To Swag or not to Swag: That is the question

July 20, 2007

To Swag or not
to Swag: That is the question
By Michael

Wanted –
journalists who want to write about the industry, not just those interested in
seeing how much free stuff they can get

In the
video-game industry, free stuff is known as swag. Some people live to get free
stuff from game publishers; some get it but it’s no big deal whether they get it
or not. And then there are the rare few that decline any of it.

What is swag?
Well, it can range from electronics to hardware, to software to clothing
articles like hats and t-shirts to other things like toys, pens and so on.

Recently, a
writer for an online publication attended E3 and returned, eventually posting
his adventures in Santa Monica. It did not take very long into his article for
him to talk about the loot he snagged at the show. Some of it was what one would
expect (like t-shirts), some of it was not related to gaming at all, but still
he felt a need to detail his collection for the reading public.

Sorry, but that
was just plain wrong.

The local
newspaper recently ran a story in the sport section about a Japanese reporter
who asked for, and received, an autograph from Roger Clemens. As a result, his
membership in the Baseball Writers’ Association of America was revoked. It seems
unlikely that all baseball writers are free of memorabilia of one sort or
another. In all likelihood, the biggest sin the reporter here committed was
talking or bragging about it.

In the
video-game industry, reporters receive stuff all the time. Deliveries are often
made to my house, new releases from publishers. At last estimate, there were
about 1,500 games in my house, stemming back to the Win98 days and PSOne era.
Why? Because you never know when a new release may just be an expansion and if
you don’t have the original, then you are incapable of doing the job for which
you are paid. And there is, somewhere, wrapped in plastic, an old PC with Win98
as the OS, capable of playing those great old games – like the original Thief,
or a Tomb Raider (like the fourth in the franchise, The Last Revelation,
published back in 1999), or Final Fantasy VII. When it comes to games, I’m a
pack rat.

But, honestly,
that’s not all. Publishers will send along review peripherals, promotions, or
the like. But that’s not the point, really; the point is that when you start
playing the game for the toys you get, you may draw in the wrong element to the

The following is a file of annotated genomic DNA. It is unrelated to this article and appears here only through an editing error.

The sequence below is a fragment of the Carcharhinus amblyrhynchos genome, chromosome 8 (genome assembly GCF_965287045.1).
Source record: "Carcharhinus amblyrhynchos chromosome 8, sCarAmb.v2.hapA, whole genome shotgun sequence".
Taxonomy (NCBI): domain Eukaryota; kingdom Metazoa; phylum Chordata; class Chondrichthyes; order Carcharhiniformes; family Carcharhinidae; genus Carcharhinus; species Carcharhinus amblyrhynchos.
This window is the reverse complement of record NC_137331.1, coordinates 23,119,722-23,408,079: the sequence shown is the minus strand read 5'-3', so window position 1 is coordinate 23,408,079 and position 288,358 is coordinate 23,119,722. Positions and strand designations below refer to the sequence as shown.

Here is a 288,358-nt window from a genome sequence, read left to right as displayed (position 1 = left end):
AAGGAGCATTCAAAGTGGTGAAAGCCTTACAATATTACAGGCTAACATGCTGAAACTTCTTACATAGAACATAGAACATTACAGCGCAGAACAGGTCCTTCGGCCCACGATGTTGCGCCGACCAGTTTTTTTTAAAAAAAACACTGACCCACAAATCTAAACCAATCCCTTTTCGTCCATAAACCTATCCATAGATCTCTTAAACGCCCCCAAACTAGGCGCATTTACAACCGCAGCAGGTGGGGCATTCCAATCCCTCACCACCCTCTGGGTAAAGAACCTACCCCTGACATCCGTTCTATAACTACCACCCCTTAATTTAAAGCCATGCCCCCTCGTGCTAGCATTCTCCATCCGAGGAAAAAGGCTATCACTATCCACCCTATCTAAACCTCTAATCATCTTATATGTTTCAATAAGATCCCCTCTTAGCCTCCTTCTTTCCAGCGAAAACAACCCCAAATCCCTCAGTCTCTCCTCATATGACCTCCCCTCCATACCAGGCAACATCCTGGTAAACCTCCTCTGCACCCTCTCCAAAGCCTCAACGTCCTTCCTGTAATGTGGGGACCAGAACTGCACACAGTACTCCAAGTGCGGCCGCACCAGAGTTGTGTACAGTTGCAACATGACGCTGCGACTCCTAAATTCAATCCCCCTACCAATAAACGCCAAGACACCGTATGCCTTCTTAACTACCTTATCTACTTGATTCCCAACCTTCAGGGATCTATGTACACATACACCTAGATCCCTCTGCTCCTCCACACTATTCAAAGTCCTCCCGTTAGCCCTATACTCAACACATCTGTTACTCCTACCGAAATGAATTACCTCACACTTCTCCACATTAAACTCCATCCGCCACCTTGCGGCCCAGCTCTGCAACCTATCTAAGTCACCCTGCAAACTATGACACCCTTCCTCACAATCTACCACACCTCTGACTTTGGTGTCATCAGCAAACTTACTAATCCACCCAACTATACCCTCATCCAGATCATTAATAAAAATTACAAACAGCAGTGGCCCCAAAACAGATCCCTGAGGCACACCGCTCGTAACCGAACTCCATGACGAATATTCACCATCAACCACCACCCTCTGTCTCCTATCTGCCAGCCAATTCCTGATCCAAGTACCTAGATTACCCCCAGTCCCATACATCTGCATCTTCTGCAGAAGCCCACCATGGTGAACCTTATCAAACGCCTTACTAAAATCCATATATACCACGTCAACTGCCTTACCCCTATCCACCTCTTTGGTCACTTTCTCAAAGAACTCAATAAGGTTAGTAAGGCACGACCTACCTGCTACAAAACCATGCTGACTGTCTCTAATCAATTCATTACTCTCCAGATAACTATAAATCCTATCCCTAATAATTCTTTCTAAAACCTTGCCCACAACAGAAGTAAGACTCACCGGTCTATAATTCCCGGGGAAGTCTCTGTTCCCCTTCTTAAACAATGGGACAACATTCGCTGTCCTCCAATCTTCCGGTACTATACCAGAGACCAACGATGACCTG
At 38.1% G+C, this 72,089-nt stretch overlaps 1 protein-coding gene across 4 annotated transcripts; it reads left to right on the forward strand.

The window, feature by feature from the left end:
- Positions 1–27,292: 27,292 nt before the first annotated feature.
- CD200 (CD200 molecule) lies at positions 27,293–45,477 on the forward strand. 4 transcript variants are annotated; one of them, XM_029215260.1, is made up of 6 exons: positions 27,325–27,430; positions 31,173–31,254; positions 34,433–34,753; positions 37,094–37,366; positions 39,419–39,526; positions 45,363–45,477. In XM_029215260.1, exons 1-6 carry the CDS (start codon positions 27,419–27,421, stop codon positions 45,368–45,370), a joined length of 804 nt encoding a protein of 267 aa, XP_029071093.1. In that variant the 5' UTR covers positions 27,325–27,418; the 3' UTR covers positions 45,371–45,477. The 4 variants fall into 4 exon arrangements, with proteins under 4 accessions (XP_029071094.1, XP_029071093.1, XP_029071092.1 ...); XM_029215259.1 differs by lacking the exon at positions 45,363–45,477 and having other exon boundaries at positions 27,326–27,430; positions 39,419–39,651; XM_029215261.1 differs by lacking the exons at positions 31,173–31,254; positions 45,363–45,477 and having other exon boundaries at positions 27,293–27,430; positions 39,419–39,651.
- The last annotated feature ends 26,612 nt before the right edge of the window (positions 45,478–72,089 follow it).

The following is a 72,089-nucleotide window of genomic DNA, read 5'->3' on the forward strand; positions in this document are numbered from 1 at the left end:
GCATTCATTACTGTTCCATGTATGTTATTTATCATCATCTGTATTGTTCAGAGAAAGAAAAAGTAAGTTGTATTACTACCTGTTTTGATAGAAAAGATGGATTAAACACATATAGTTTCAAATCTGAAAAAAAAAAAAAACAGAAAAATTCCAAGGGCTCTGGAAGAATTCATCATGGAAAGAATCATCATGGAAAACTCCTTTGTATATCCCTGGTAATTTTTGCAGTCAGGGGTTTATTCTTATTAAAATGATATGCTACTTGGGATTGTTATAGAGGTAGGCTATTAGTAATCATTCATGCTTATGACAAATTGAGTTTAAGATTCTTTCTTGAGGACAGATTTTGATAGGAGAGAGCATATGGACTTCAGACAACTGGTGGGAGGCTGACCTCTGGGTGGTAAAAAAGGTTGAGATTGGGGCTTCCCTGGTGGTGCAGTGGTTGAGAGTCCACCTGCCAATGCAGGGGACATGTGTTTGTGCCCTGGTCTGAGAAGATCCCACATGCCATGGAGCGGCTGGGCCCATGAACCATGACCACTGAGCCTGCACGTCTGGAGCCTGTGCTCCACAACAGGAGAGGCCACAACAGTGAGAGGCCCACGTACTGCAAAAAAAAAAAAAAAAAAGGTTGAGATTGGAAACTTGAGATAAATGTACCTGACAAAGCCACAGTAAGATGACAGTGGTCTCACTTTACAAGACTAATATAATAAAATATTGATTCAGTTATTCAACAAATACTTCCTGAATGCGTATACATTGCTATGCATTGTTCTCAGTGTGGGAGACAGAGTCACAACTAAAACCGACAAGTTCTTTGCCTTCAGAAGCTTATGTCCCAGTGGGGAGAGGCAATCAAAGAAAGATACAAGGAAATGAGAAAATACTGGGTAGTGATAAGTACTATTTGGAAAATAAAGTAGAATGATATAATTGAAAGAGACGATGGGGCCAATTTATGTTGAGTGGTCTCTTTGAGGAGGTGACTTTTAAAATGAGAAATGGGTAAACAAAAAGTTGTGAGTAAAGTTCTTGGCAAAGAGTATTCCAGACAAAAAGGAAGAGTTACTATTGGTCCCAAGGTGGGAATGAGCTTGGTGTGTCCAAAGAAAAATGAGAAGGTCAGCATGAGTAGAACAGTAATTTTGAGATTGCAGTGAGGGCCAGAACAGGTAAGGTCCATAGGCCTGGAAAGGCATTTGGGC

business. In order to keep this business viable, what is needed are those who
are wanting to write about games, not just get into the business to see how much
stuff they can get.

The business of
game journalism is a fairly biased one. Most of what is written, in the form of
previews and reviews and even interviews, is subjective. It is opinion and
therefore there are no singular previews or reviews that more viable than
another. An opinion is an opinion. Having been in the news side of journalism,
much of what was witnessed through a 20-year career led to the conclusion that
there is really no such thing as impartial journalism. Television news has an
agenda, determined by their corporate boards, that they wish to push. The same
holds true with newspapers. If a person has the writing skills, and wishes to
use that ability as a profession, then finding the right branch of journalism
would be vital.

The common
reaction, when asked and I tell people what I do for a living, is their jaw
drops open. Guys get a faraway look in their eyes and proclaim it to be the
dream job. Some women, not realizing how big the industry is, didn’t know a
person could do that for a living. When you start detailing the stuff you get
for free (and not all of it is a gem, some of it is just plain silly, even
though the intent of fun is there), you start to brighten the stars that are in
the eyes of those who view it not as a professional journalistic career, but as
a way to get ‘cool’ stuff. The result could well be unskilled people trying to
flood into the already crowded space, standing there with their hands out asking
for stuff, and casting a pall on the industry as a whole. We are able to do what
we do because of working relationships with publishers. In many ways, we provide
them with free publicity for their games. But some journalists can sour the mix,
and that will ripple through the industry. Some developers and publishers are a
little gun-shy of media now.

And, of course,
it is a two-edged sword. Some publishers and developers think that they have to
give away stuff in order to garner attention. Maybe, with some publications,
they do. But they should be wary of those people and publications that are
swayed to report simply because they received swag.

I would be
lying if I tried to say that I never accept swag, or that I don’t like it. I
have it, and I enjoy receiving it. But the story always comes first, and is not
swayed by sending a t-shirt to me, or whatever else. And if Joe Schmoe at
Publication X gets a toy, tells the world about it, and I don’t, well I don’t
care. Video-game journalism is about the writing; it is about the craft of
putting words on paper or cyber paper, or whatever you want to call it, in a
compelling manner that communicates ideas.

I hope that I
have the sense to have left the business long before the day comes when getting
free stuff means more than doing the job I’m paid to do.